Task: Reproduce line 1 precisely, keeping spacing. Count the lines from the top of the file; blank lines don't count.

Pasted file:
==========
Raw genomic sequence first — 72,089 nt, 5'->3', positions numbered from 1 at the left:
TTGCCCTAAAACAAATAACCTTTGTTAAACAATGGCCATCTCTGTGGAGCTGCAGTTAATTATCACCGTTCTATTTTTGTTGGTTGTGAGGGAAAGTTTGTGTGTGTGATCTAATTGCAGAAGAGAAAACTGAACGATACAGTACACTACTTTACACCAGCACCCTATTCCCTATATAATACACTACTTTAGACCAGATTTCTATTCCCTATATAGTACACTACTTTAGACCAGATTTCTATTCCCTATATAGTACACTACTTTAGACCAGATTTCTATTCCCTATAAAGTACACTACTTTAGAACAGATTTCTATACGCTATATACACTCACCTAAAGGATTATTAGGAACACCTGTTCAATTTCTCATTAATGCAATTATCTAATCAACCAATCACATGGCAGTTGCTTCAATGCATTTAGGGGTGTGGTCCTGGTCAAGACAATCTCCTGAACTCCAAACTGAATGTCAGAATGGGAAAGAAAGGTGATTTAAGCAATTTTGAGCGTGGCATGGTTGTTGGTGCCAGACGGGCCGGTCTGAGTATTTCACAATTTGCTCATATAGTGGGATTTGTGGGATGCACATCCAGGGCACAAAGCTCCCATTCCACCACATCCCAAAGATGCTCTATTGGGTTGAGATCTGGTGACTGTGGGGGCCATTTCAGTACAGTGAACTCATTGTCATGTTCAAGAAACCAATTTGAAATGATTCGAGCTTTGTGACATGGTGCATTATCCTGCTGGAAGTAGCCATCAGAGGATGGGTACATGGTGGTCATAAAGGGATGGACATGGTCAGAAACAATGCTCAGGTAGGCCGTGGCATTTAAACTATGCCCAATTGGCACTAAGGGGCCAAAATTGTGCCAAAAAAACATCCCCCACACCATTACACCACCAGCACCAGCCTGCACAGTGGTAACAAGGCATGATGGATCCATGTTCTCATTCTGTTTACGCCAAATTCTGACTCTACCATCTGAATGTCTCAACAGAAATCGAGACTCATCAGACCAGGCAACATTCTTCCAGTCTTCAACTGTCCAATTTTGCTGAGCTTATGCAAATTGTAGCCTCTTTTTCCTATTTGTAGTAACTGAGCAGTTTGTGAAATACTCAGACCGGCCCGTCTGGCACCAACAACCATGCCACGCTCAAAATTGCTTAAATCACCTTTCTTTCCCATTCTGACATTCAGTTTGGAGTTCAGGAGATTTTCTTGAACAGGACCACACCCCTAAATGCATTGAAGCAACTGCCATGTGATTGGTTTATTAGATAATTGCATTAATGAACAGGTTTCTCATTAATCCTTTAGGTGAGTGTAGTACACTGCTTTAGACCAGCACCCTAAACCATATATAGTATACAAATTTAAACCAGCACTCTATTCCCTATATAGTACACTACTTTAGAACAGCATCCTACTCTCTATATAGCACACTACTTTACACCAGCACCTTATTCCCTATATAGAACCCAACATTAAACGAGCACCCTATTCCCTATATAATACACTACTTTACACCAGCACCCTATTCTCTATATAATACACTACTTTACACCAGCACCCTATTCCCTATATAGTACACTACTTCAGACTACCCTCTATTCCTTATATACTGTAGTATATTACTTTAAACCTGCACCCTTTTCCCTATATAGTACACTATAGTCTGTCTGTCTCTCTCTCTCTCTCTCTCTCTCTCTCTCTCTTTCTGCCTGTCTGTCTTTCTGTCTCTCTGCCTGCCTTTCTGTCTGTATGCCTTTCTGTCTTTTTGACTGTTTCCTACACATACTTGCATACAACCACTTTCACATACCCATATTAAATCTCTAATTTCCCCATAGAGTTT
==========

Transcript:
Raw genomic sequence first — 72,089 nt, 5'->3', positions numbered from 1 at the left: